1.3 OBJECTIVE OF THE STUDY
The main aim of the study is examine the assessment of mobile phoneon quality of media contentamongst students. Specific objectives of the study are:
1.4 RESEARCH QUESTIONS
1.5 RESEARCH HYPOTHESES
H0: Mobile phone has no significant influence on quality of media content amongst students
H1: Mobile phone has a significant influence on quality of media content amongst students
H0: There is no relationship between mobile phone and quality of media content amongst students.
H1: There is a significant relationship between mobile phone and quality of media content amongst students.
1.6 SIGNIFICANCE OF THE STUDY
It is believed that at the completion of the study, the findings will be of importance to the students of higher institutions as the study seek to emphasize on the dangers of relying on information published on site, and the benefit accrue to students who make use of this site as a source of information. The study will also be beneficial to the owners of media network site, as the study will suggest possible ways of improving on the quality of information published on the site as they can influence the lifestyle of the student, the study will be useful to researchers who intends to embark on a study in a similar topic, as the study will serve as a reference point, finally the study will be useful to the students, teachers, lecturers, academia’s and the general public as the findings will add to the pool of existing literature.
1.7SCOPE OF THE STUDY
The study is based on assessment of mobile phoneon quality of media contentamongst students, a study of Oyo correspondents.
1.8 LIMITATION OF STUDY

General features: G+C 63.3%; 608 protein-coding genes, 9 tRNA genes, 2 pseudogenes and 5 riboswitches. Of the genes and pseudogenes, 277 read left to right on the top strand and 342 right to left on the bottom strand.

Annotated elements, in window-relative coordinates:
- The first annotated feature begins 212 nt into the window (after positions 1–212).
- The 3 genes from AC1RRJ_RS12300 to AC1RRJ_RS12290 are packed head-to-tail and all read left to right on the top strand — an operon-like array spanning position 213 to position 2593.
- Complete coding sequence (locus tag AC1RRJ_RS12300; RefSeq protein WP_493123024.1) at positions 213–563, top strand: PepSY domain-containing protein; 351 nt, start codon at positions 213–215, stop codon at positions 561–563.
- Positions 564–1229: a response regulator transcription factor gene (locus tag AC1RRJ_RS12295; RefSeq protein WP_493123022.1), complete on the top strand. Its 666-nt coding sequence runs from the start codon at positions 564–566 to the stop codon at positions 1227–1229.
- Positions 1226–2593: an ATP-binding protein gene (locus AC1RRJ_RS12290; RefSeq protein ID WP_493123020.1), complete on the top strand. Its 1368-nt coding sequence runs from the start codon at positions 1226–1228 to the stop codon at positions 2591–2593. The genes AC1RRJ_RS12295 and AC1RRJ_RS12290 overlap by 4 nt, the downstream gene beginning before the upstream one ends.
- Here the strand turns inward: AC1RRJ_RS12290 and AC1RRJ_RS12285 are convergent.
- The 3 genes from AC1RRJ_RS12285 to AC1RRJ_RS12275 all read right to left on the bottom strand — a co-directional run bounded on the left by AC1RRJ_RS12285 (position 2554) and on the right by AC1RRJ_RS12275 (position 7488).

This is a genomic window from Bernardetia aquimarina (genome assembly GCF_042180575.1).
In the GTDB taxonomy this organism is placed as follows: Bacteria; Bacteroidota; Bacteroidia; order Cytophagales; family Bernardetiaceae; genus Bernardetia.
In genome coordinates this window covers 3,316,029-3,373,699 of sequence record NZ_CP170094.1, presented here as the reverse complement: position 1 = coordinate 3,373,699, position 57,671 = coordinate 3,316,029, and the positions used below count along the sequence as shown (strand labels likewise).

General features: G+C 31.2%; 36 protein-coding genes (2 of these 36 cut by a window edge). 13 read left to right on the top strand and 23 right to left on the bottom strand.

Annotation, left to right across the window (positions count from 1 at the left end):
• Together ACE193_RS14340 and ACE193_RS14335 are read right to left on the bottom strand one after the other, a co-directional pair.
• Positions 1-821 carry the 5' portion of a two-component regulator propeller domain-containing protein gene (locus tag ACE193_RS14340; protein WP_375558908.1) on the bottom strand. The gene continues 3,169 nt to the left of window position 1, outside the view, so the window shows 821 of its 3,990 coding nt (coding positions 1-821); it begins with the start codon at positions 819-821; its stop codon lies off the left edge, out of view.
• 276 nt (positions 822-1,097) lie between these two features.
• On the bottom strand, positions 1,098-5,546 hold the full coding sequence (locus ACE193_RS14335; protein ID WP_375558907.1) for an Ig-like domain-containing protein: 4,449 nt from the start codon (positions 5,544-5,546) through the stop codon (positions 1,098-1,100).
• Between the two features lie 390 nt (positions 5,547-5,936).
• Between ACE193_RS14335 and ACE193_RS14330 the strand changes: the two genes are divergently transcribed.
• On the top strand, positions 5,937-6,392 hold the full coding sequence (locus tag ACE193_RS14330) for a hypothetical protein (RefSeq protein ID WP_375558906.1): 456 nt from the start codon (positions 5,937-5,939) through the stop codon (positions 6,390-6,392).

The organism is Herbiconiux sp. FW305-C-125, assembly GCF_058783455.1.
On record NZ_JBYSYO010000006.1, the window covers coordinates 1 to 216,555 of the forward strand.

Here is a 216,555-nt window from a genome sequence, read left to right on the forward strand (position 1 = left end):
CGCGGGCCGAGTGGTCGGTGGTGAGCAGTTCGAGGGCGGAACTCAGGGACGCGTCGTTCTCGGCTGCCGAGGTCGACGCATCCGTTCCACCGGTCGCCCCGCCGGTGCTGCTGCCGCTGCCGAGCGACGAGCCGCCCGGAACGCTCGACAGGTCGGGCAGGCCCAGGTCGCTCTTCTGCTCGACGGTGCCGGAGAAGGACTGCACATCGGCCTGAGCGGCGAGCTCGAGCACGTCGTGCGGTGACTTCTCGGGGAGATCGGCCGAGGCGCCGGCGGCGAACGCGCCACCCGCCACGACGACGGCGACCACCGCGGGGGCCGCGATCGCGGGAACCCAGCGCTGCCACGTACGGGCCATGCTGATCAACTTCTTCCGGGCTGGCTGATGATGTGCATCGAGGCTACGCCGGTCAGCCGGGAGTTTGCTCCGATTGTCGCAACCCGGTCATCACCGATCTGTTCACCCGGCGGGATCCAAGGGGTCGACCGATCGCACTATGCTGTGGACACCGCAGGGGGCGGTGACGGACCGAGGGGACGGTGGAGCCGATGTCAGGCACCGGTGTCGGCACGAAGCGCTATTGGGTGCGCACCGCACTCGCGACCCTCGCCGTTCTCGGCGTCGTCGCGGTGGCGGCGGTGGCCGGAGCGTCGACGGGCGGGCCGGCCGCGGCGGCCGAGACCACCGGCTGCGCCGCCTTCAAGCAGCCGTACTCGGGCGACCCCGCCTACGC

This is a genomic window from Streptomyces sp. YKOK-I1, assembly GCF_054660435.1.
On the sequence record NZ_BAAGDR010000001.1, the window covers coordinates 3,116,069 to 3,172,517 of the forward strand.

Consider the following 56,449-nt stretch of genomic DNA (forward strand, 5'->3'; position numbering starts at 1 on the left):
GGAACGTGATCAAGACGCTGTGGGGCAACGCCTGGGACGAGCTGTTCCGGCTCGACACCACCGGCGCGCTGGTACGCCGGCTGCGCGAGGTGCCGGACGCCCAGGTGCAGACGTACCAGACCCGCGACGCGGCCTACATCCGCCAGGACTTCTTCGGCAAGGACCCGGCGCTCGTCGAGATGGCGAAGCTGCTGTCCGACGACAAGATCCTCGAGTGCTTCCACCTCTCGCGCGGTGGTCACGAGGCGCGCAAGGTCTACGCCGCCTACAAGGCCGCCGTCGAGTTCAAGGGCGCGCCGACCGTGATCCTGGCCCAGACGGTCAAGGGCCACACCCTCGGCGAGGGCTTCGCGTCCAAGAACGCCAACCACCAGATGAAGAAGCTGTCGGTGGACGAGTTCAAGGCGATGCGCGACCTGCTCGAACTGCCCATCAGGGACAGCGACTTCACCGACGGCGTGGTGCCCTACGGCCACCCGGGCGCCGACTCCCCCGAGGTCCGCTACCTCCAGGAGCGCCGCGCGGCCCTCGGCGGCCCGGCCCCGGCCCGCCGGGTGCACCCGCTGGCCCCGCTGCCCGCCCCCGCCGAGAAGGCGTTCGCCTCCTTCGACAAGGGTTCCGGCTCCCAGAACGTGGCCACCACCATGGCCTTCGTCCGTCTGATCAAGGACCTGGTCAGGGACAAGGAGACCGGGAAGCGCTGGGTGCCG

Financial constraint- Insufficient fund tends to impede the efficiency of the researcher in sourcing for the relevant materials, literature or information and in the process of data collection (internet, questionnaire and interview).
Time constraint- The researcher will simultaneously engage in this study with other academic work. This consequently will cut down on the time devoted for the research work.
Mobile Phones: A mobile phone is a wireless handheld device that allows users to make and receive calls and to send text messages, among other features. The earliest generation of mobile phones could only make and receive calls. Today’s mobile phones, however, are packed with many additional features, such as web browsers, games, cameras, video players and even navigational systems. A mobile phone may also be known as a cellular phone or simply a cell phone.
Media: Refers to communication channels through which news, Entertainment, education, data or promotional messages are disseminated. Media includes every broadcasting and narrowcasting medium such as newspapers, magazines, TVs, radio, billboards, direct mail, telephone, fax and Internet.